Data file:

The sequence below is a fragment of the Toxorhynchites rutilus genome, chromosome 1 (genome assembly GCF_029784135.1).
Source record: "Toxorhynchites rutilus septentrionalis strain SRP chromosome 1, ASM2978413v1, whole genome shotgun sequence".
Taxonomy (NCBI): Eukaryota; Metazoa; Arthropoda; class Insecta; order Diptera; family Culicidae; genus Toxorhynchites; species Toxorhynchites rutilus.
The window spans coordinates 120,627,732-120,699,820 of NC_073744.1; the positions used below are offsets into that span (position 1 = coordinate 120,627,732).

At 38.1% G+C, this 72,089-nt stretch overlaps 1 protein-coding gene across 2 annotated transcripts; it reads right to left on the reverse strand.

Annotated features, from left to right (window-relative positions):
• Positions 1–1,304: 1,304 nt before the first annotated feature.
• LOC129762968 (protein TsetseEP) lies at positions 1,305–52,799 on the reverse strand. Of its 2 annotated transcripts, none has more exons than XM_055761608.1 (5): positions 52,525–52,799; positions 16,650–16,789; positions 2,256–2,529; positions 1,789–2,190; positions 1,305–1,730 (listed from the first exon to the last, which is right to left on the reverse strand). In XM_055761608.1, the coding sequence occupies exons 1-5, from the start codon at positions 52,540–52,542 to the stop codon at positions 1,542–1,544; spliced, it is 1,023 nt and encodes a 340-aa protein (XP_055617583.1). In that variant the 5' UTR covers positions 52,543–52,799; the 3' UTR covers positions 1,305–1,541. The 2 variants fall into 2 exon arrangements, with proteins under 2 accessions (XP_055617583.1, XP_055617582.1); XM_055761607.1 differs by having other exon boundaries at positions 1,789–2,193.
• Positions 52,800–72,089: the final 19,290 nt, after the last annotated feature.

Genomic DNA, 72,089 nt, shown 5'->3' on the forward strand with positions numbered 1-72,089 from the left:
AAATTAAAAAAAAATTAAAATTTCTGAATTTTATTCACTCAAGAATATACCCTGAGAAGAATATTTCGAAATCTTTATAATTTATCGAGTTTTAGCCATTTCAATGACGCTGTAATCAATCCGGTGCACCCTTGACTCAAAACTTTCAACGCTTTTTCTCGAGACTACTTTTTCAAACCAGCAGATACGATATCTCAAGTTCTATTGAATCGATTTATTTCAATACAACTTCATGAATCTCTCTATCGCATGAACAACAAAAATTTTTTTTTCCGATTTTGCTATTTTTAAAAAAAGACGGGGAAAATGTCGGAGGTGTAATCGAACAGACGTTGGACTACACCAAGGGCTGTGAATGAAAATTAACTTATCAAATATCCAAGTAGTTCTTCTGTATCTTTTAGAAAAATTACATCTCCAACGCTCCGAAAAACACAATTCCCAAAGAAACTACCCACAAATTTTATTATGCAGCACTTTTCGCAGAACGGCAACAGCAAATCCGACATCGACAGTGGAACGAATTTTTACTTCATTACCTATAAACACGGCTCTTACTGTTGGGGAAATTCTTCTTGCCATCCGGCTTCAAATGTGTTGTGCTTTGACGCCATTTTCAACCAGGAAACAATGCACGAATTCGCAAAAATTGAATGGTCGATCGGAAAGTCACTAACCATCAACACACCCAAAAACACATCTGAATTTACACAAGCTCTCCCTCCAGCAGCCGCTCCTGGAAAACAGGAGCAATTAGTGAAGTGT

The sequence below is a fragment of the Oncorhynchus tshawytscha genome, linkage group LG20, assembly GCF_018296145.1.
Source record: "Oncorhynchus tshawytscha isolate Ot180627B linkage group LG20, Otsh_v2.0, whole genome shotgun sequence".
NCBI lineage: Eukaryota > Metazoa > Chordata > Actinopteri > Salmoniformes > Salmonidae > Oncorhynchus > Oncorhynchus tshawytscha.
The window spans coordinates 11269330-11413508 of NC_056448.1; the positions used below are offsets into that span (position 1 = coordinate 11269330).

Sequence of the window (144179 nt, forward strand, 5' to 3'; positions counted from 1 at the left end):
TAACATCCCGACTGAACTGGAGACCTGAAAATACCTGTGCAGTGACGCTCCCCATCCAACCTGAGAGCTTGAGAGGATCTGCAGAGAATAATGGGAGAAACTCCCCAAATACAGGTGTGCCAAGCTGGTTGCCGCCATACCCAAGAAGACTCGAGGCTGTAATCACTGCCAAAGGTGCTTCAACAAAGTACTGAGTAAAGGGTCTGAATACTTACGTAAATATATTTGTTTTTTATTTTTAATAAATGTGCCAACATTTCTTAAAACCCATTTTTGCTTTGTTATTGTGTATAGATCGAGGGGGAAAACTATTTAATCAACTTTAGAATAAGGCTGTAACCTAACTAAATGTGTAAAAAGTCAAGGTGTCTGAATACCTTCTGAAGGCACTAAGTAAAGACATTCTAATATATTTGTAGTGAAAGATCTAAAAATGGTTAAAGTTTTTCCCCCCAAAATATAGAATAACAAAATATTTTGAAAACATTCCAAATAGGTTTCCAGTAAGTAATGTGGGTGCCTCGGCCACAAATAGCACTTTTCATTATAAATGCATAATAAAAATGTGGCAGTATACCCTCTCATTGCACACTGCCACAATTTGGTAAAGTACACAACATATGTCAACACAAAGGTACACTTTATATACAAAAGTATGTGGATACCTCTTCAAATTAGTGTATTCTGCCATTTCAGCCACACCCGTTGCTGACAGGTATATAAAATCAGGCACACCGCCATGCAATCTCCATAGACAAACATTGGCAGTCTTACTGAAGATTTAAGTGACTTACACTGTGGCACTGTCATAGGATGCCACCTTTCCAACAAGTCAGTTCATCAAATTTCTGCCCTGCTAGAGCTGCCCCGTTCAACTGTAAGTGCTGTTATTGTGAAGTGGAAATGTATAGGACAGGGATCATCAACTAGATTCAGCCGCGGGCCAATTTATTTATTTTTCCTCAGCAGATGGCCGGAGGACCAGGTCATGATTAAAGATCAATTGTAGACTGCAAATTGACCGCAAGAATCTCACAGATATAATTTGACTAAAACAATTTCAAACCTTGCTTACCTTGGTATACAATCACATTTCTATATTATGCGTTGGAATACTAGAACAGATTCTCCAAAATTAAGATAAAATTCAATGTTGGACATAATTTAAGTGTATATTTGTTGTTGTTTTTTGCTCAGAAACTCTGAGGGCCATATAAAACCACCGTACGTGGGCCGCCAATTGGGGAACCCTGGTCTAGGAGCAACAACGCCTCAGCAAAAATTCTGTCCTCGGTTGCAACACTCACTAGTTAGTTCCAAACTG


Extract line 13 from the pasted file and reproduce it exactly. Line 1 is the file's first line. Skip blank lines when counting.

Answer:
Source record: "Oncorhynchus tshawytscha isolate Ot180627B linkage group LG20, Otsh_v2.0, whole genome shotgun sequence".